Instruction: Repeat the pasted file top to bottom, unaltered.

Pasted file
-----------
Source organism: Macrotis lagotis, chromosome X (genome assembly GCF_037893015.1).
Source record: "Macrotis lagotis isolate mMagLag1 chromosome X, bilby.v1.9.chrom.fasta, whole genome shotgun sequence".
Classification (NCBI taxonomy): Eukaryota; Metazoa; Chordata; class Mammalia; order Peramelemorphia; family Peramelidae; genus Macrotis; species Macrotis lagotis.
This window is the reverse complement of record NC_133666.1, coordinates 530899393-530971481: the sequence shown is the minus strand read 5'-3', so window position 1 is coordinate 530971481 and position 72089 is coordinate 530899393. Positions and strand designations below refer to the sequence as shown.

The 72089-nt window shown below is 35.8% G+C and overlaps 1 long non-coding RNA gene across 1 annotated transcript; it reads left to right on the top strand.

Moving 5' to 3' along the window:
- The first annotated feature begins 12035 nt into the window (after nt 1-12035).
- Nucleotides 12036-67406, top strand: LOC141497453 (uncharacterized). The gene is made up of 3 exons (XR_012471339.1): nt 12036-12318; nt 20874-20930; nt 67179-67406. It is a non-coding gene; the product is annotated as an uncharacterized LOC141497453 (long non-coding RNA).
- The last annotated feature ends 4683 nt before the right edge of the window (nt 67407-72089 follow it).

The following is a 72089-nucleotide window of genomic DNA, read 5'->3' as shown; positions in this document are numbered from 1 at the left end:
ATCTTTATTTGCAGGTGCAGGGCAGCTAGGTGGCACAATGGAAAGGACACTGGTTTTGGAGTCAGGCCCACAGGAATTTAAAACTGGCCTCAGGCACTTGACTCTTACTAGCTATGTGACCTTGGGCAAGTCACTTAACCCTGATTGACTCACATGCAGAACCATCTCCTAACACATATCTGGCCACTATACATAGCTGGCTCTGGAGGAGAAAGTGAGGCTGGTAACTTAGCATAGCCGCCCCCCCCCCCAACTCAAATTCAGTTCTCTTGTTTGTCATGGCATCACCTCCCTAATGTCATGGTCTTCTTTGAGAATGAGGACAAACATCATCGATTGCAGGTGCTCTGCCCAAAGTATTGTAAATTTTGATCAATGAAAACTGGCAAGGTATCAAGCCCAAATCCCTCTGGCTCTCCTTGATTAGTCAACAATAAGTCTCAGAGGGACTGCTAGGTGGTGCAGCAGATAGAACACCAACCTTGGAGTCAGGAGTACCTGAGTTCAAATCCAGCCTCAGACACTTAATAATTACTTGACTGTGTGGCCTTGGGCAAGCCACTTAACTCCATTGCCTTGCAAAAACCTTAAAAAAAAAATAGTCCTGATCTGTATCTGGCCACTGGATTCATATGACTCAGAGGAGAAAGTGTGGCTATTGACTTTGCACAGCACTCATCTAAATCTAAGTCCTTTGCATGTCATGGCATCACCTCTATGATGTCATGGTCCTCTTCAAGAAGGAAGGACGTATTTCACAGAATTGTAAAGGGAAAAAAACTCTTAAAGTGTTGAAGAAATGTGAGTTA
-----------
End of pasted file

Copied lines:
Source organism: Macrotis lagotis, chromosome X (genome assembly GCF_037893015.1).
Source record: "Macrotis lagotis isolate mMagLag1 chromosome X, bilby.v1.9.chrom.fasta, whole genome shotgun sequence".
Classification (NCBI taxonomy): Eukaryota; Metazoa; Chordata; class Mammalia; order Peramelemorphia; family Peramelidae; genus Macrotis; species Macrotis lagotis.
This window is the reverse complement of record NC_133666.1, coordinates 530899393-530971481: the sequence shown is the minus strand read 5'-3', so window position 1 is coordinate 530971481 and position 72089 is coordinate 530899393. Positions and strand designations below refer to the sequence as shown.

The 72089-nt window shown below is 35.8% G+C and overlaps 1 long non-coding RNA gene across 1 annotated transcript; it reads left to right on the top strand.

Moving 5' to 3' along the window:
- The first annotated feature begins 12035 nt into the window (after nt 1-12035).
- Nucleotides 12036-67406, top strand: LOC141497453 (uncharacterized). The gene is made up of 3 exons (XR_012471339.1): nt 12036-12318; nt 20874-20930; nt 67179-67406. It is a non-coding gene; the product is annotated as an uncharacterized LOC141497453 (long non-coding RNA).
- The last annotated feature ends 4683 nt before the right edge of the window (nt 67407-72089 follow it).

The following is a 72089-nucleotide window of genomic DNA, read 5'->3' as shown; positions in this document are numbered from 1 at the left end:
ATCTTTATTTGCAGGTGCAGGGCAGCTAGGTGGCACAATGGAAAGGACACTGGTTTTGGAGTCAGGCCCACAGGAATTTAAAACTGGCCTCAGGCACTTGACTCTTACTAGCTATGTGACCTTGGGCAAGTCACTTAACCCTGATTGACTCACATGCAGAACCATCTCCTAACACATATCTGGCCACTATACATAGCTGGCTCTGGAGGAGAAAGTGAGGCTGGTAACTTAGCATAGCCGCCCCCCCCCCCAACTCAAATTCAGTTCTCTTGTTTGTCATGGCATCACCTCCCTAATGTCATGGTCTTCTTTGAGAATGAGGACAAACATCATCGATTGCAGGTGCTCTGCCCAAAGTATTGTAAATTTTGATCAATGAAAACTGGCAAGGTATCAAGCCCAAATCCCTCTGGCTCTCCTTGATTAGTCAACAATAAGTCTCAGAGGGACTGCTAGGTGGTGCAGCAGATAGAACACCAACCTTGGAGTCAGGAGTACCTGAGTTCAAATCCAGCCTCAGACACTTAATAATTACTTGACTGTGTGGCCTTGGGCAAGCCACTTAACTCCATTGCCTTGCAAAAACCTTAAAAAAAAAATAGTCCTGATCTGTATCTGGCCACTGGATTCATATGACTCAGAGGAGAAAGTGTGGCTATTGACTTTGCACAGCACTCATCTAAATCTAAGTCCTTTGCATGTCATGGCATCACCTCTATGATGTCATGGTCCTCTTCAAGAAGGAAGGACGTATTTCACAGAATTGTAAAGGGAAAAAAACTCTTAAAGTGTTGAAGAAATGTGAGTTA